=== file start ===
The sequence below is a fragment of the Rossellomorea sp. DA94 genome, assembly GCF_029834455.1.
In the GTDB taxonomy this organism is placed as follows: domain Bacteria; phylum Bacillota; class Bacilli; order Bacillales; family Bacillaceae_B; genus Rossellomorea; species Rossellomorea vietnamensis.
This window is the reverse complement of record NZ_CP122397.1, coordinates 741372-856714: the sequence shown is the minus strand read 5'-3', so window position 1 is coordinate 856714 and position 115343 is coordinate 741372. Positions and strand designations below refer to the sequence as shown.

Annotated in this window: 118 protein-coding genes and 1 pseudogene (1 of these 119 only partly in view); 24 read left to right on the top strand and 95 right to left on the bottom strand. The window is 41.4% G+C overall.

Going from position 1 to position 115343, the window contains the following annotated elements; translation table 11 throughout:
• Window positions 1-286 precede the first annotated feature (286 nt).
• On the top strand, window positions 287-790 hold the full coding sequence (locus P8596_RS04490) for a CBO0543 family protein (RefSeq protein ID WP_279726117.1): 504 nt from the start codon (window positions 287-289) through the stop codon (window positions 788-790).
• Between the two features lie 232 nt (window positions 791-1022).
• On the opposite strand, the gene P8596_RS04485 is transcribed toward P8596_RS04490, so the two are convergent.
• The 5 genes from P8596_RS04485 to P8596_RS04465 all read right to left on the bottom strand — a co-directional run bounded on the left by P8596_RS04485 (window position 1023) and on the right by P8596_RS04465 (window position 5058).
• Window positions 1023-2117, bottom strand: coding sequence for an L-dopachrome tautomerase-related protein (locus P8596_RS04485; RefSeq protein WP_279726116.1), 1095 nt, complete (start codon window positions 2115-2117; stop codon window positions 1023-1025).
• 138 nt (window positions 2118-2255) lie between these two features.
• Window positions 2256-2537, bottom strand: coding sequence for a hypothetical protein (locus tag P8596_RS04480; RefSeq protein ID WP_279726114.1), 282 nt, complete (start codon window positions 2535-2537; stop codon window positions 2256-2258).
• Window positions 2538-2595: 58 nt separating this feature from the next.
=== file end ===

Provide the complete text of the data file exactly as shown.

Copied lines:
The sequence below is a fragment of the Rossellomorea sp. DA94 genome, assembly GCF_029834455.1.
In the GTDB taxonomy this organism is placed as follows: domain Bacteria; phylum Bacillota; class Bacilli; order Bacillales; family Bacillaceae_B; genus Rossellomorea; species Rossellomorea vietnamensis.
This window is the reverse complement of record NZ_CP122397.1, coordinates 741372-856714: the sequence shown is the minus strand read 5'-3', so window position 1 is coordinate 856714 and position 115343 is coordinate 741372. Positions and strand designations below refer to the sequence as shown.

Annotated in this window: 118 protein-coding genes and 1 pseudogene (1 of these 119 only partly in view); 24 read left to right on the top strand and 95 right to left on the bottom strand. The window is 41.4% G+C overall.

Going from position 1 to position 115343, the window contains the following annotated elements; translation table 11 throughout:
• Window positions 1-286 precede the first annotated feature (286 nt).
• On the top strand, window positions 287-790 hold the full coding sequence (locus P8596_RS04490) for a CBO0543 family protein (RefSeq protein ID WP_279726117.1): 504 nt from the start codon (window positions 287-289) through the stop codon (window positions 788-790).
• Between the two features lie 232 nt (window positions 791-1022).
• On the opposite strand, the gene P8596_RS04485 is transcribed toward P8596_RS04490, so the two are convergent.
• The 5 genes from P8596_RS04485 to P8596_RS04465 all read right to left on the bottom strand — a co-directional run bounded on the left by P8596_RS04485 (window position 1023) and on the right by P8596_RS04465 (window position 5058).
• Window positions 1023-2117, bottom strand: coding sequence for an L-dopachrome tautomerase-related protein (locus P8596_RS04485; RefSeq protein WP_279726116.1), 1095 nt, complete (start codon window positions 2115-2117; stop codon window positions 1023-1025).
• 138 nt (window positions 2118-2255) lie between these two features.
• Window positions 2256-2537, bottom strand: coding sequence for a hypothetical protein (locus tag P8596_RS04480; RefSeq protein ID WP_279726114.1), 282 nt, complete (start codon window positions 2535-2537; stop codon window positions 2256-2258).
• Window positions 2538-2595: 58 nt separating this feature from the next.